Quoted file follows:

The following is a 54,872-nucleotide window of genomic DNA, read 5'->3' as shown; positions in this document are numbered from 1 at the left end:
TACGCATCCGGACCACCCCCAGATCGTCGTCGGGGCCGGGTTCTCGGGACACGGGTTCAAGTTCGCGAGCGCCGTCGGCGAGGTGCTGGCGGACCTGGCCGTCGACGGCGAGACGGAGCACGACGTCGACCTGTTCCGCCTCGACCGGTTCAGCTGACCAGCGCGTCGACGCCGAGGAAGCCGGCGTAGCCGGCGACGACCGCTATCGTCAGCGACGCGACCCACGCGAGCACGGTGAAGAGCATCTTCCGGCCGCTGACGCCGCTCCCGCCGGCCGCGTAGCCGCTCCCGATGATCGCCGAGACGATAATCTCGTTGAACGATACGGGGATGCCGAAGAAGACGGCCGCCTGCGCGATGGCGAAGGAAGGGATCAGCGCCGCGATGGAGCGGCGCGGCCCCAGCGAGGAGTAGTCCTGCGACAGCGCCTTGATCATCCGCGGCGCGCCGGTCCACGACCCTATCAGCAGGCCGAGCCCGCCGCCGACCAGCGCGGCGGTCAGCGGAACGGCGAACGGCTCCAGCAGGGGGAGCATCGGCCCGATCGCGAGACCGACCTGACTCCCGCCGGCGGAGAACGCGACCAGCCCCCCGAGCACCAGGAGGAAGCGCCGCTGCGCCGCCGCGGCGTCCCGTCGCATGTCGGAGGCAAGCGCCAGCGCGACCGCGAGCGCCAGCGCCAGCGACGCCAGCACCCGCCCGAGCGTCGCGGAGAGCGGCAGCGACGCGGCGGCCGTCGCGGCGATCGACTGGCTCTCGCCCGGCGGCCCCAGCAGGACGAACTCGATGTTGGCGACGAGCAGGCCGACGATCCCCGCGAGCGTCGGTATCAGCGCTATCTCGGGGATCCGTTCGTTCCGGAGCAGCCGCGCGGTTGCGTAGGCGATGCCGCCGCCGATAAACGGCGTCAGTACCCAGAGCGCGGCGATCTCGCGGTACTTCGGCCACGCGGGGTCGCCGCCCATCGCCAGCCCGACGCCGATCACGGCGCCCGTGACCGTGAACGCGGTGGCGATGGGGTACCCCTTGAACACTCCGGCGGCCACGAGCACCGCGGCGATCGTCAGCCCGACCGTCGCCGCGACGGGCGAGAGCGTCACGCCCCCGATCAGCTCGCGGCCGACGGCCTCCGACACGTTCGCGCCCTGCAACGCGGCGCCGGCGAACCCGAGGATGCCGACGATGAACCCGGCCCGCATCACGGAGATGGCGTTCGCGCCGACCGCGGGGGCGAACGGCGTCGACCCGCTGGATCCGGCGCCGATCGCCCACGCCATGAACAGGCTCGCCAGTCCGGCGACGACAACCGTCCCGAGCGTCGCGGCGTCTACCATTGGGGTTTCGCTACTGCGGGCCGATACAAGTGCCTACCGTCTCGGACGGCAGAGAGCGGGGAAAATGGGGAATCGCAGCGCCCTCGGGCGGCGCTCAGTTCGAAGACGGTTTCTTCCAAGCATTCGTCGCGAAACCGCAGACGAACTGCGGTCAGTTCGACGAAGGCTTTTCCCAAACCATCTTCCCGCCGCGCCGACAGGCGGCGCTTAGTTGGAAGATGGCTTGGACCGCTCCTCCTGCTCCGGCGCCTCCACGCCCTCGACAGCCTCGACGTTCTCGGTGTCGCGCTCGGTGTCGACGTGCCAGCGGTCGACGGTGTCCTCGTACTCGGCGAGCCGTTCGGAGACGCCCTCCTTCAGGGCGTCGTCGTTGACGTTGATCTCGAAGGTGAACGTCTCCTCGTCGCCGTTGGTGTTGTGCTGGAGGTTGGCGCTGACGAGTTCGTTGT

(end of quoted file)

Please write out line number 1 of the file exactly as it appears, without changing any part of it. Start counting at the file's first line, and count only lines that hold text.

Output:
The following is a 54,872-nucleotide window of genomic DNA, read 5'->3' as shown; positions in this document are numbered from 1 at the left end: